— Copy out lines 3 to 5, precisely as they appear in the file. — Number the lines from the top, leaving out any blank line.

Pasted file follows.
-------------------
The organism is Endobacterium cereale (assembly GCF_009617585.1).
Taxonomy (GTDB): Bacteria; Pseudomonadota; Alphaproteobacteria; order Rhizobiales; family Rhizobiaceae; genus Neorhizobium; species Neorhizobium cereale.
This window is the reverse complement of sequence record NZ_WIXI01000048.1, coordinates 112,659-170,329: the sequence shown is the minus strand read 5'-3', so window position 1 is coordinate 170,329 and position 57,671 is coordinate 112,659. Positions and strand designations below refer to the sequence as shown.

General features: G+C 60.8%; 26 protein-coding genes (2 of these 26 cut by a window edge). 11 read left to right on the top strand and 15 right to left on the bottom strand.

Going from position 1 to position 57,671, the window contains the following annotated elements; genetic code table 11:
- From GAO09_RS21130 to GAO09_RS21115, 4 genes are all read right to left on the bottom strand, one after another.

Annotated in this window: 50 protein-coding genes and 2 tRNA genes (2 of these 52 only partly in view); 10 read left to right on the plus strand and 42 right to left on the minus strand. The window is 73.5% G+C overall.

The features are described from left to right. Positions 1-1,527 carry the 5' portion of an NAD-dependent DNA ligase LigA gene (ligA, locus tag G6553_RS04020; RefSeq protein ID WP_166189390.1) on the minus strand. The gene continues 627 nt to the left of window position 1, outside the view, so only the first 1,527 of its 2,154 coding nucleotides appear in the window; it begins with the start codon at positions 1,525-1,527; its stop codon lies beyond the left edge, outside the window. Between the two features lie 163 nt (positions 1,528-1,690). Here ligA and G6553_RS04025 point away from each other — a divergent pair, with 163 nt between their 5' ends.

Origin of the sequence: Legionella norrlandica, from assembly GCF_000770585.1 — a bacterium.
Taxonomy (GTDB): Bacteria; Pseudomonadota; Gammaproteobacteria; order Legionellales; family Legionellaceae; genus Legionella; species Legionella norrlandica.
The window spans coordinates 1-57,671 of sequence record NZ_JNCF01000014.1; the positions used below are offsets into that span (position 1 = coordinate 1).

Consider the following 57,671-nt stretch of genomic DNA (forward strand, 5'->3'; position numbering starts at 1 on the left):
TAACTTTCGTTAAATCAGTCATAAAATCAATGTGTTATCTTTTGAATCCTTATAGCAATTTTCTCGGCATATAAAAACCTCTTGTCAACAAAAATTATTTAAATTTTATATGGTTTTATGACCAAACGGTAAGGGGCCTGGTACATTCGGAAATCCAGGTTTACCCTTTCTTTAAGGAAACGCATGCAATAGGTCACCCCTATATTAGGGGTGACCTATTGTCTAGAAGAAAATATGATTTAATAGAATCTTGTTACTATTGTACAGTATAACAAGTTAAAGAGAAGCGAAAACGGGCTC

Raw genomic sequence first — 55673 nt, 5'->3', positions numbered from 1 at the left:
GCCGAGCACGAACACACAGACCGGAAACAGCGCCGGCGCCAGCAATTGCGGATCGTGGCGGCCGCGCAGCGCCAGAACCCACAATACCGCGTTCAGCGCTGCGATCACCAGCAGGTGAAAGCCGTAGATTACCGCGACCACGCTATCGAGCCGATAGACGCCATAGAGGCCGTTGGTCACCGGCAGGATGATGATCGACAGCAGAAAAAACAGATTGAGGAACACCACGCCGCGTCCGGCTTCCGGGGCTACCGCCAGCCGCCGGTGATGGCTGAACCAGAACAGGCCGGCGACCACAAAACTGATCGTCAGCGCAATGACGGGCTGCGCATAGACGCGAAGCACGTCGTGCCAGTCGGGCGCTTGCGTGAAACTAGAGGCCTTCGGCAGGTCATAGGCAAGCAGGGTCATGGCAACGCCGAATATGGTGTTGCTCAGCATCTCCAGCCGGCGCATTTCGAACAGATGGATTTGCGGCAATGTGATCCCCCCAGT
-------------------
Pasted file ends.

This window is the reverse complement of sequence record NZ_WIXI01000048.1, coordinates 112,659-170,329: the sequence shown is the minus strand read 5'-3', so window position 1 is coordinate 170,329 and position 57,671 is coordinate 112,659. Positions and strand designations below refer to the sequence as shown.

General features: G+C 60.8%; 26 protein-coding genes (2 of these 26 cut by a window edge). 11 read left to right on the top strand and 15 right to left on the bottom strand.

Going from position 1 to position 57,671, the window contains the following annotated elements; genetic code table 11: